Without him, the importance of forests for human health would not be the same. Forests are a public policy by law in Korea thanks to him. The studies, research and efforts of this child born in a very small Korean village surrounded by forests and mountains reaped rewards.
He will be giving an online lecture during the IV International Congress Forest and its Potencial for Health in Portugal.
Dr. Won Sop Shin obtained his Ph.D. in Forestry in 1992 from University of Toronto, Canada. Is a professor at Chungbuk National University in Korea, and has lots of experience in research and conducting projects on forest and human health for about 30 years. His main research interest is psychological benefits from forest and nature experiences.
While Minister of Korea Forest Service (KFS), KFS developed many new forest policies related to the use of forests for human health and welfare. He is now a Head of Graduate Department of Forest Therapy at Chungbuk National University enrolling about 150 students in masters’ and Ph.D. programs and also working actively with international organizations such as FAO and International Society of Nature and Forest Medicine.
Meet one of the greatest ambassadors of forest therapy in the world, who still remembers the hours spent playing in the woods until nightfall.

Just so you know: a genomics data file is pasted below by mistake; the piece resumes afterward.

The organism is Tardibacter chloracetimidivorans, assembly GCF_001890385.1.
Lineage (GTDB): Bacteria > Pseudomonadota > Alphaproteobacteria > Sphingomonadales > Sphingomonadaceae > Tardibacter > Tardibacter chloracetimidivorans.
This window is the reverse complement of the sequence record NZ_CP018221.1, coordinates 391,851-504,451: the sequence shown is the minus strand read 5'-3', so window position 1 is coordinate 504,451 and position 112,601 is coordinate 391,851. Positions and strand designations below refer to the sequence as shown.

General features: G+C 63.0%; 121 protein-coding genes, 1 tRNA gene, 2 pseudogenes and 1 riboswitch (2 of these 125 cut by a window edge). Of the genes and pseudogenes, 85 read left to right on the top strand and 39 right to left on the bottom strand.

Research: the whys and hows of Forest Therapy
“My presentation in the IV Congress Forest and its Potential for Health will focus on the Strategy of using forests for public health in Korea. I will introduce the Forest Policy regarding forests and human health and also will introduce the legislation we have relating to this area, and the programmes, services and research we have developed in this matter in Korea.
“The benefits from forests have been used for a long time, even though we have investigated and researched this area very recently. We have investigated the effects of forest therapy in various populations: cancer patients, people with addiction, people with disabilities, youth at risk and so on. Most of the reports are these very positive effects in mental, psychic and physical health.
“Recent research is more focused on how and why these positive effects occur: these mechanism studies are very important because they are the evidence for science-based Forest Therapy. Forest Therapy evidence based in science. And these mechanisms are what make the application of Forest Therapy possible.
“What surprised me most is that every population has shown that forest therapy is effective. In the Forest Therapy programmes the forest’s powerful effects can be measured. But we still have to investigate why and how the benefits occur. So the research should focus on these areas because we have a very useful tool with Forest Therapy in public health”.
The impressive Korean policy on Forests for Welfare
“Forests are very important to Korean people. Our forestry rate is 64% of the total national land area. The Korean Forest Office provides forest services for public health as a main policy. During 2013 to 2016 I was Minister of the Korean Forest Service and my superiors gave me lots of opportunities to research and turn the academy into policies and practical implications.